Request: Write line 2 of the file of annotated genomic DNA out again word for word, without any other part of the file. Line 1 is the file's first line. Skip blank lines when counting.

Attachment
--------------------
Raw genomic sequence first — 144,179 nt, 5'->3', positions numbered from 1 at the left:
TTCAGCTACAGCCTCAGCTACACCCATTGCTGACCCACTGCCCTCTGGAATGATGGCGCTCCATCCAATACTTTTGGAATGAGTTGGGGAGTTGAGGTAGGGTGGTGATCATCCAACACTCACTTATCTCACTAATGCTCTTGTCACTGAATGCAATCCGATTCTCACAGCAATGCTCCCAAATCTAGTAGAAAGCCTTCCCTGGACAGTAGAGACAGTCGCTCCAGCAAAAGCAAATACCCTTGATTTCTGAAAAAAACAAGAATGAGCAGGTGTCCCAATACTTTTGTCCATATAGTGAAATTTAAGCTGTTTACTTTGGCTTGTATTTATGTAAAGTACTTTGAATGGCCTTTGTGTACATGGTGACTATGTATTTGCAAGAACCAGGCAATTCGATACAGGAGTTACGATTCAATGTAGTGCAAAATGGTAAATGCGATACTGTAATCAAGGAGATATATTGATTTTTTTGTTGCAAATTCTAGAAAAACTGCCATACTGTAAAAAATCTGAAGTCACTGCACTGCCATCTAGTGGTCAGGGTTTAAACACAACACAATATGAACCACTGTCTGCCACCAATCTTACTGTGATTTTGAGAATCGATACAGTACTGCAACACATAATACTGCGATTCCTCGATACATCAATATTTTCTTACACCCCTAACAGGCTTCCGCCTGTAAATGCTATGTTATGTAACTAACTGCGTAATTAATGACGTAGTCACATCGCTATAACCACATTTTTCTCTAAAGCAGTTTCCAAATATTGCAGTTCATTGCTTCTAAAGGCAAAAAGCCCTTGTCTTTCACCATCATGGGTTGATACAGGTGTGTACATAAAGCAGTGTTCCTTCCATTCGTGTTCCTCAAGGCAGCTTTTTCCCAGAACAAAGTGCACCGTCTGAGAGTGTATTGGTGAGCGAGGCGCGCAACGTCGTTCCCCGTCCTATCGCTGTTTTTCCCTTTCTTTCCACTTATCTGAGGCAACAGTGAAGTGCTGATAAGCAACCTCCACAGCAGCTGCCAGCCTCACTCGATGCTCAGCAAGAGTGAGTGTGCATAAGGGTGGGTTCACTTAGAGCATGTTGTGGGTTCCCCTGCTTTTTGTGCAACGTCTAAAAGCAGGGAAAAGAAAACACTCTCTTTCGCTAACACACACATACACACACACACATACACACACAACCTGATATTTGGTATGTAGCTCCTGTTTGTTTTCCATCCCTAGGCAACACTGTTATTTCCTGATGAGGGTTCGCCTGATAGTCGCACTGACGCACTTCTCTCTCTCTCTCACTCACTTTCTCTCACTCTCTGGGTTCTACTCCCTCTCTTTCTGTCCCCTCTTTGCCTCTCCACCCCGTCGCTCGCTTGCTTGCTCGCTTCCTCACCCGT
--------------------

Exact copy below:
TTCAGCTACAGCCTCAGCTACACCCATTGCTGACCCACTGCCCTCTGGAATGATGGCGCTCCATCCAATACTTTTGGAATGAGTTGGGGAGTTGAGGTAGGGTGGTGATCATCCAACACTCACTTATCTCACTAATGCTCTTGTCACTGAATGCAATCCGATTCTCACAGCAATGCTCCCAAATCTAGTAGAAAGCCTTCCCTGGACAGTAGAGACAGTCGCTCCAGCAAAAGCAAATACCCTTGATTTCTGAAAAAAACAAGAATGAGCAGGTGTCCCAATACTTTTGTCCATATAGTGAAATTTAAGCTGTTTACTTTGGCTTGTATTTATGTAAAGTACTTTGAATGGCCTTTGTGTACATGGTGACTATGTATTTGCAAGAACCAGGCAATTCGATACAGGAGTTACGATTCAATGTAGTGCAAAATGGTAAATGCGATACTGTAATCAAGGAGATATATTGATTTTTTTGTTGCAAATTCTAGAAAAACTGCCATACTGTAAAAAATCTGAAGTCACTGCACTGCCATCTAGTGGTCAGGGTTTAAACACAACACAATATGAACCACTGTCTGCCACCAATCTTACTGTGATTTTGAGAATCGATACAGTACTGCAACACATAATACTGCGATTCCTCGATACATCAATATTTTCTTACACCCCTAACAGGCTTCCGCCTGTAAATGCTATGTTATGTAACTAACTGCGTAATTAATGACGTAGTCACATCGCTATAACCACATTTTTCTCTAAAGCAGTTTCCAAATATTGCAGTTCATTGCTTCTAAAGGCAAAAAGCCCTTGTCTTTCACCATCATGGGTTGATACAGGTGTGTACATAAAGCAGTGTTCCTTCCATTCGTGTTCCTCAAGGCAGCTTTTTCCCAGAACAAAGTGCACCGTCTGAGAGTGTATTGGTGAGCGAGGCGCGCAACGTCGTTCCCCGTCCTATCGCTGTTTTTCCCTTTCTTTCCACTTATCTGAGGCAACAGTGAAGTGCTGATAAGCAACCTCCACAGCAGCTGCCAGCCTCACTCGATGCTCAGCAAGAGTGAGTGTGCATAAGGGTGGGTTCACTTAGAGCATGTTGTGGGTTCCCCTGCTTTTTGTGCAACGTCTAAAAGCAGGGAAAAGAAAACACTCTCTTTCGCTAACACACACATACACACACACACATACACACACAACCTGATATTTGGTATGTAGCTCCTGTTTGTTTTCCATCCCTAGGCAACACTGTTATTTCCTGATGAGGGTTCGCCTGATAGTCGCACTGACGCACTTCTCTCTCTCTCTCACTCACTTTCTCTCACTCTCTGGGTTCTACTCCCTCTCTTTCTGTCCCCTCTTTGCCTCTCCACCCCGTCGCTCGCTTGCTTGCTCGCTTCCTCACCCGT